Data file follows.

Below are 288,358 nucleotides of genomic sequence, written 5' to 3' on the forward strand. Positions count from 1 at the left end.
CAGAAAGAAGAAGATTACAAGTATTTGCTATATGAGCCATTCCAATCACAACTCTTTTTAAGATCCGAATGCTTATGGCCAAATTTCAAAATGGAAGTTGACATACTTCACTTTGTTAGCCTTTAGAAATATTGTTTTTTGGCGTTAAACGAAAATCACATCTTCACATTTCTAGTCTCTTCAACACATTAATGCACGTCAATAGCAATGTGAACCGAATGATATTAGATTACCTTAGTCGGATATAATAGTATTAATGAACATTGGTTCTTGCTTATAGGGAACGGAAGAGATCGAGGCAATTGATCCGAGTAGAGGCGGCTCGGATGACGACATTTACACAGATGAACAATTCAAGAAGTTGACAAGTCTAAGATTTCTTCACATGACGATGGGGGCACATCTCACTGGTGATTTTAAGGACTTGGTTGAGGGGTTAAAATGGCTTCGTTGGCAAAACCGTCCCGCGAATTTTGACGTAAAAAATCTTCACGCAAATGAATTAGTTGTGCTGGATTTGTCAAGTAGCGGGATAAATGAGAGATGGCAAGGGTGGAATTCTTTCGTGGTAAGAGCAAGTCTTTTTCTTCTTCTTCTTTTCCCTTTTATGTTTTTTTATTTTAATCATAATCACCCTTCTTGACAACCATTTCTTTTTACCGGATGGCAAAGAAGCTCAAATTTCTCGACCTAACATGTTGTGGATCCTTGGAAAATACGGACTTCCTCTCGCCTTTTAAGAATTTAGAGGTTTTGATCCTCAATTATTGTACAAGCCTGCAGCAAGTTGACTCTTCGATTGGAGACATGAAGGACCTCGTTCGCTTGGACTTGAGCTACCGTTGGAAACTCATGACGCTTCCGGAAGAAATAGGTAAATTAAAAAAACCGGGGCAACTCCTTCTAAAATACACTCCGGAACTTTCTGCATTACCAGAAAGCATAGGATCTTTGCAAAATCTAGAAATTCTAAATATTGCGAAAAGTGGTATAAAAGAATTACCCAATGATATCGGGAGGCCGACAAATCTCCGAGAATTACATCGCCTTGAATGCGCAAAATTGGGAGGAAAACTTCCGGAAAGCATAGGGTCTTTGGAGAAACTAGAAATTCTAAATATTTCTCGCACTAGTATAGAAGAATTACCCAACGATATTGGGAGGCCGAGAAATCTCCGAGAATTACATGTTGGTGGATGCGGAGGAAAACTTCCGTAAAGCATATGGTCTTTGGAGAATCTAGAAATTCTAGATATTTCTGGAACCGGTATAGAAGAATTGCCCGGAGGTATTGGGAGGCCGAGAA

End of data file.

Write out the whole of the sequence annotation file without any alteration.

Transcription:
Below are 288,358 nucleotides of genomic sequence, written 5' to 3' on the forward strand. Positions count from 1 at the left end.
CAGAAAGAAGAAGATTACAAGTATTTGCTATATGAGCCATTCCAATCACAACTCTTTTTAAGATCCGAATGCTTATGGCCAAATTTCAAAATGGAAGTTGACATACTTCACTTTGTTAGCCTTTAGAAATATTGTTTTTTGGCGTTAAACGAAAATCACATCTTCACATTTCTAGTCTCTTCAACACATTAATGCACGTCAATAGCAATGTGAACCGAATGATATTAGATTACCTTAGTCGGATATAATAGTATTAATGAACATTGGTTCTTGCTTATAGGGAACGGAAGAGATCGAGGCAATTGATCCGAGTAGAGGCGGCTCGGATGACGACATTTACACAGATGAACAATTCAAGAAGTTGACAAGTCTAAGATTTCTTCACATGACGATGGGGGCACATCTCACTGGTGATTTTAAGGACTTGGTTGAGGGGTTAAAATGGCTTCGTTGGCAAAACCGTCCCGCGAATTTTGACGTAAAAAATCTTCACGCAAATGAATTAGTTGTGCTGGATTTGTCAAGTAGCGGGATAAATGAGAGATGGCAAGGGTGGAATTCTTTCGTGGTAAGAGCAAGTCTTTTTCTTCTTCTTCTTTTCCCTTTTATGTTTTTTTATTTTAATCATAATCACCCTTCTTGACAACCATTTCTTTTTACCGGATGGCAAAGAAGCTCAAATTTCTCGACCTAACATGTTGTGGATCCTTGGAAAATACGGACTTCCTCTCGCCTTTTAAGAATTTAGAGGTTTTGATCCTCAATTATTGTACAAGCCTGCAGCAAGTTGACTCTTCGATTGGAGACATGAAGGACCTCGTTCGCTTGGACTTGAGCTACCGTTGGAAACTCATGACGCTTCCGGAAGAAATAGGTAAATTAAAAAAACCGGGGCAACTCCTTCTAAAATACACTCCGGAACTTTCTGCATTACCAGAAAGCATAGGATCTTTGCAAAATCTAGAAATTCTAAATATTGCGAAAAGTGGTATAAAAGAATTACCCAATGATATCGGGAGGCCGACAAATCTCCGAGAATTACATCGCCTTGAATGCGCAAAATTGGGAGGAAAACTTCCGGAAAGCATAGGGTCTTTGGAGAAACTAGAAATTCTAAATATTTCTCGCACTAGTATAGAAGAATTACCCAACGATATTGGGAGGCCGAGAAATCTCCGAGAATTACATGTTGGTGGATGCGGAGGAAAACTTCCGTAAAGCATATGGTCTTTGGAGAATCTAGAAATTCTAGATATTTCTGGAACCGGTATAGAAGAATTGCCCGGAGGTATTGGGAGGCCGAGAA